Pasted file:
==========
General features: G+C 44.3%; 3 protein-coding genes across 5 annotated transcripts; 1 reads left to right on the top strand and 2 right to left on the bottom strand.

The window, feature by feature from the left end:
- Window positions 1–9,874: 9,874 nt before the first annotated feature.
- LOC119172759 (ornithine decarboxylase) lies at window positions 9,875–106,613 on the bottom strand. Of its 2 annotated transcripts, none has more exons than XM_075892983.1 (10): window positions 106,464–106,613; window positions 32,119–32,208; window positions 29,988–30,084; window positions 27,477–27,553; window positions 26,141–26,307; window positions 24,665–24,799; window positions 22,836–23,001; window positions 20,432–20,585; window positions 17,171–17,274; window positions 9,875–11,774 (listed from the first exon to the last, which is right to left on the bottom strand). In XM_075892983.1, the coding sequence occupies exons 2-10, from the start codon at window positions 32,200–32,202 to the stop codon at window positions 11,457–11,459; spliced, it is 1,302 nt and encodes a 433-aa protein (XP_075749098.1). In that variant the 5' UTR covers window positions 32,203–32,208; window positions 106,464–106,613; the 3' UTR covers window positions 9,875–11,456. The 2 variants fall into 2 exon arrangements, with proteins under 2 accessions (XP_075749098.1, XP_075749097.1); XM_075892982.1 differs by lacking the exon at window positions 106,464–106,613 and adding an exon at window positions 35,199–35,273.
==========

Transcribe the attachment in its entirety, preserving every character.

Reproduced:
General features: G+C 44.3%; 3 protein-coding genes across 5 annotated transcripts; 1 reads left to right on the top strand and 2 right to left on the bottom strand.

The window, feature by feature from the left end:
- Window positions 1–9,874: 9,874 nt before the first annotated feature.
- LOC119172759 (ornithine decarboxylase) lies at window positions 9,875–106,613 on the bottom strand. Of its 2 annotated transcripts, none has more exons than XM_075892983.1 (10): window positions 106,464–106,613; window positions 32,119–32,208; window positions 29,988–30,084; window positions 27,477–27,553; window positions 26,141–26,307; window positions 24,665–24,799; window positions 22,836–23,001; window positions 20,432–20,585; window positions 17,171–17,274; window positions 9,875–11,774 (listed from the first exon to the last, which is right to left on the bottom strand). In XM_075892983.1, the coding sequence occupies exons 2-10, from the start codon at window positions 32,200–32,202 to the stop codon at window positions 11,457–11,459; spliced, it is 1,302 nt and encodes a 433-aa protein (XP_075749098.1). In that variant the 5' UTR covers window positions 32,203–32,208; window positions 106,464–106,613; the 3' UTR covers window positions 9,875–11,456. The 2 variants fall into 2 exon arrangements, with proteins under 2 accessions (XP_075749098.1, XP_075749097.1); XM_075892982.1 differs by lacking the exon at window positions 106,464–106,613 and adding an exon at window positions 35,199–35,273.